Over at Wine Me, Dine Me, Julie posts a press release issued by the operators of the food trucks that have recently sprouted up in Cincinnati. Apparently, the trucker-chefs are concerned that City Council is going to act to regulate the trucks. In their defense, Tom Acito, who owns Cafe de Wheels, says, "Our goal of being a mobile restaurant isn’t to steal business from local restaurants in the Over-the-Rhine and downtown areas. Rather, we hope to situate ourselves in areas where we will not directly compete with independent restaurant owners."
As far as I can tell, the trucker-chefs' concerns are fueled by John Curp's comment to Polly Campbell that "it's safe to say that the city is looking into the issue to see if there's need for additional regulations."
I'm not certain that Acito is really serious about not competing with local restaurants. Cafe de Wheels' typical lunchtime spot is on Walnut just off of Court Street. Assuming the truck stays there, it will definitely compete with Avril-Bleh's sidewalk grill, which is set to re-open April 5.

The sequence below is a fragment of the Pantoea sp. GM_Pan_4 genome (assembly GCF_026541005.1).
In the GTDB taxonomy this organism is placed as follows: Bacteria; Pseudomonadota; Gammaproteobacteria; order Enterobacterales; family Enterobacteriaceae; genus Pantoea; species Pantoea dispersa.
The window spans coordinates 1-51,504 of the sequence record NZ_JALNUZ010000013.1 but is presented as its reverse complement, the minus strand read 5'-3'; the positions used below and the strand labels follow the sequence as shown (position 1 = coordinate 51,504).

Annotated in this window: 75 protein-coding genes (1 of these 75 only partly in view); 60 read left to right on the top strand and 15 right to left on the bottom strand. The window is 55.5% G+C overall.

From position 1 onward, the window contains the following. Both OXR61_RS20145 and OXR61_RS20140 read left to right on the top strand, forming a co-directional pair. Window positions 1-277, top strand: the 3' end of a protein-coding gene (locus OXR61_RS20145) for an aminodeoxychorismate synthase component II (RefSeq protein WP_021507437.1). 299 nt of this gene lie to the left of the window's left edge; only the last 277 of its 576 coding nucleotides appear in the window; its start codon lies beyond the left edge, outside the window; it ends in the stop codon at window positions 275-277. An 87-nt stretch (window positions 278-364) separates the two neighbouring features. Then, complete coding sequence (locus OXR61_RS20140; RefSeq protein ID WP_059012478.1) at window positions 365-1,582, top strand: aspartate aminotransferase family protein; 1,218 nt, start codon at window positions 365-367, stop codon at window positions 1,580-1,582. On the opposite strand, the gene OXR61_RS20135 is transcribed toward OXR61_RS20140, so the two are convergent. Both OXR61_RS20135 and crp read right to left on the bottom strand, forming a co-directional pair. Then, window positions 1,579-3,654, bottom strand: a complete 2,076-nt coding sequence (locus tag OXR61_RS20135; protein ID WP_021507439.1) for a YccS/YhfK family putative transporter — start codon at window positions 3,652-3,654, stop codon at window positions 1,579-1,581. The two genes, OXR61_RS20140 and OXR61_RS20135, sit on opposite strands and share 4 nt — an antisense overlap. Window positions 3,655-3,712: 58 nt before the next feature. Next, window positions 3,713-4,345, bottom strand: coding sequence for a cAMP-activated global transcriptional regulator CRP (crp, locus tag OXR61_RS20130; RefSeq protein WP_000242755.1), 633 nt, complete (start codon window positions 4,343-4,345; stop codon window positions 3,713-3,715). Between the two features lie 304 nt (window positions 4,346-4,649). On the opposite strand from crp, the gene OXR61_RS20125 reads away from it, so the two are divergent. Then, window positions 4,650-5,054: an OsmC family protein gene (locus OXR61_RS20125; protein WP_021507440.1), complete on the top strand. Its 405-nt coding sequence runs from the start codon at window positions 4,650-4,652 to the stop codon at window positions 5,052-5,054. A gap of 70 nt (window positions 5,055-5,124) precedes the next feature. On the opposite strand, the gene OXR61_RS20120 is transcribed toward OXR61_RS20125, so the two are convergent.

But more importantly, the trucks' primary competitors are not restaurants. After all, if you own a restaurant and find yourself at a competitive disadvantage to a guy who cooks his food in a UPS truck, it may be time to find a new profession. Instead, the trucks are really competing with sidewalk vendors.
The vendors are, of course, regulated by the city. And the trucker-chefs don't want to be. My question: is that fair? Sidewalk vendors run a pretty low-margin business. They are licensed by the City, and their location is subject to City approval. (In fact, the City has recently adopted a lottery through which street vendors' locations will be determined. This was first mentioned last year in a Jane Prendergast blog post. The HamCo Common Pleas Court recently issued a temporary restraining order delaying implementation of the new system. If I can find the complaint, I'll write a post on this issue.)
I know that the food trucks are the current darlings of the "cool kids" in the blogosphere. I like them (the trucks), too. (You haven't really lived until you've had Cafe de Wheels' grilled cheese and pulled pork sandwich.) But I wonder: why is it fair that the food trucks operate outside the rules that everyone else has to play by? Will a licensing fee and some rules about their location really put them out of business? Or would those things just put them on a level playing field with their competitors?
Finally, can anyone speak with certainty as to what Council committee would tackle this issue? I assume it's the Livable Communities Committee, chaired by Roxanne Qualls, but I'm not sure under the 2010 committee structure.
UPDATE (3/25/2010): Polly Campbell has this blog post on the topic, in which she quotes Tom Acito as saying that he and fellow trucker-chefs aren't presently petitioning the city. I'm not sure why he sent Julie a press release heralding the formation of his not-yet-formed group, then.